100%

Scanned image of the page. Keyboard directions: use + to zoom in, - to zoom out, arrow keys to pan inside the viewer.

Page Options

Download this Issue

Share

Something wrong?

Something wrong with this page? Report problem.

Rights / Permissions

This collection, digitized in collaboration with the Michigan Daily and the Board for Student Publications, contains materials that are protected by copyright law. Access to these materials is provided for non-profit educational and research purposes. If you use an item from this collection, it is your responsibility to consider the work's copyright status and obtain any required permission.

September 20, 1993 - Image 5

Resource type:
Text
Publication:
The Michigan Daily, 1993-09-20

Disclaimer: Computer generated plain text may have errors. Read more about this.

The Michigan Daily - Monday, September 20, 1993- 5

SPRAY IT AWAY

Athletic Dept. adds
internship program

By TIMOTHY GREIMEL
FOR THE DAILY
The University Athletic Department
is offering anew internship program for
students interested in careers in sports
management. The program, named
Team Blue, took off with the Washing-
ton State home football game Sept. 4.
John Rotche, the 1990 University
graduate who is in charge of the pro-
gram, said the internship will give par-
ticipants "a hell of a resume."
Although Team Blue currently in-
volves only five interns, Rotche hopes it
will eventually consist of 200 to 300
"quality people."
'We can always use people with
freshminds, energy andcreativity. We'd
like to learn from them and hopefully
they can learn fromus.... We don't just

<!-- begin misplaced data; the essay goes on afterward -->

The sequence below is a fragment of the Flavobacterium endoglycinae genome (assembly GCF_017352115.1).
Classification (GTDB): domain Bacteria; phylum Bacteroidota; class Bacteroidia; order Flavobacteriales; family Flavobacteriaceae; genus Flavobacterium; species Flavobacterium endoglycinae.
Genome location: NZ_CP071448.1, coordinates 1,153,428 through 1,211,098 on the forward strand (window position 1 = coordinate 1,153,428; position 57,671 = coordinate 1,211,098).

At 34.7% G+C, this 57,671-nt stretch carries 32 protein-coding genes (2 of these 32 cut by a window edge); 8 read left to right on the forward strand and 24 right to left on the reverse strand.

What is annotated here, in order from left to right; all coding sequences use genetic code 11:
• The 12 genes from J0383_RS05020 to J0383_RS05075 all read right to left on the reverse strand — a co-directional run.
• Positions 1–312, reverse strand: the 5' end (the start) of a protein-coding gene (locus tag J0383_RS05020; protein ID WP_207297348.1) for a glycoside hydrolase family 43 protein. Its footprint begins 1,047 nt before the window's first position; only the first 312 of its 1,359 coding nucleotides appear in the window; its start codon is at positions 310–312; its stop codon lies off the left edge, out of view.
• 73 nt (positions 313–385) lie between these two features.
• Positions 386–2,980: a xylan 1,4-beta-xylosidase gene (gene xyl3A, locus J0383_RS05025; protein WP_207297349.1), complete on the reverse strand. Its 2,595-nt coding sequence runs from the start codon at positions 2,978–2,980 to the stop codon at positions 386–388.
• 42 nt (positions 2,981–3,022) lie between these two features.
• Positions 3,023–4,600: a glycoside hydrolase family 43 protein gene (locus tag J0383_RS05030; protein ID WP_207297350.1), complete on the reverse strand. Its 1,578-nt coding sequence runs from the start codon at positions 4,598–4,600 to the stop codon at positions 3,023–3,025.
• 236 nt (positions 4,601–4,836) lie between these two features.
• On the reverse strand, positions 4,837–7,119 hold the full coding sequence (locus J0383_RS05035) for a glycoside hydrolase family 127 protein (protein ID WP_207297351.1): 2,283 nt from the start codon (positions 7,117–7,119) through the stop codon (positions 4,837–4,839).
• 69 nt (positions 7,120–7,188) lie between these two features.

want bodies," he said. "It will give
students an opportunity to be creative
and give back to the University."
Interns are currently involved in serv-
ing members of the Victor's Club, which
is a group of alums who have donated
$15,000 to the Athletic Department.
They cater to Victor's Clubmembersby
making hotel reservations for them,
greeting them at football games and

setting up and cleaning up Crisler Arena
where Victor's Club people can go get
concessions and relax during games.
Interns are also involved in liaisons
with financial supporters - including
making phone calls, preparing mailings
and sending out catalogues - said Don
Lefebvre, a junior in the Business
School, who is presentlyan intern. Team
Blue volunteers also go to away foot-
ball games and entertain Victor's ( ub
members at tailgate parties.
"It's hard to get into the sports man-
agementfield without some experience.
The Athletic Department here is ranked
number one by the Gourman Report. It
will give interns a hell of a resume,"
Rotche said.
Although the internship is non-pay-
ing, students concentrating in sports
management and communication will
be eligible to receive credit. All intems
will have the opportunity to interact
with coaches, student athletes and ad-
ministrators, Rotche said.
"Going to school at an academic and
athletic powerhouse like Michigan, I
feel I would really be shortchanging
myself if I didn't take part (in the pro-
gram)," Lefebvre said.

LATE COURSE ADDITION
FALL 1993 HISTORY 458
Professor Gyanendra Pandey
20th Century India,
Pakistan and Bangladesh
L TH 2:30-4:00 p.m.
IRS recording artist Over The Rhine
to the Blind Pig on Tuesday, Sept. 21

PETER MATTHEWS/Daly
A city employee uses a spraying machine to clean graffiti from the sidewalk area surrounding the Rock.
Asian American students jam at welcoming

By SARAH KIINO
DAILY STAFF REPORTER
Whether on the dance floor or sim-
ply standing around and socializing,
Asian American students bonded at the
Asian American Association (AAA)
welcome dance in the Union Friday
night. The dance was the first major
event of the year for the group.
"I think that anything that can bring
the Asian American community together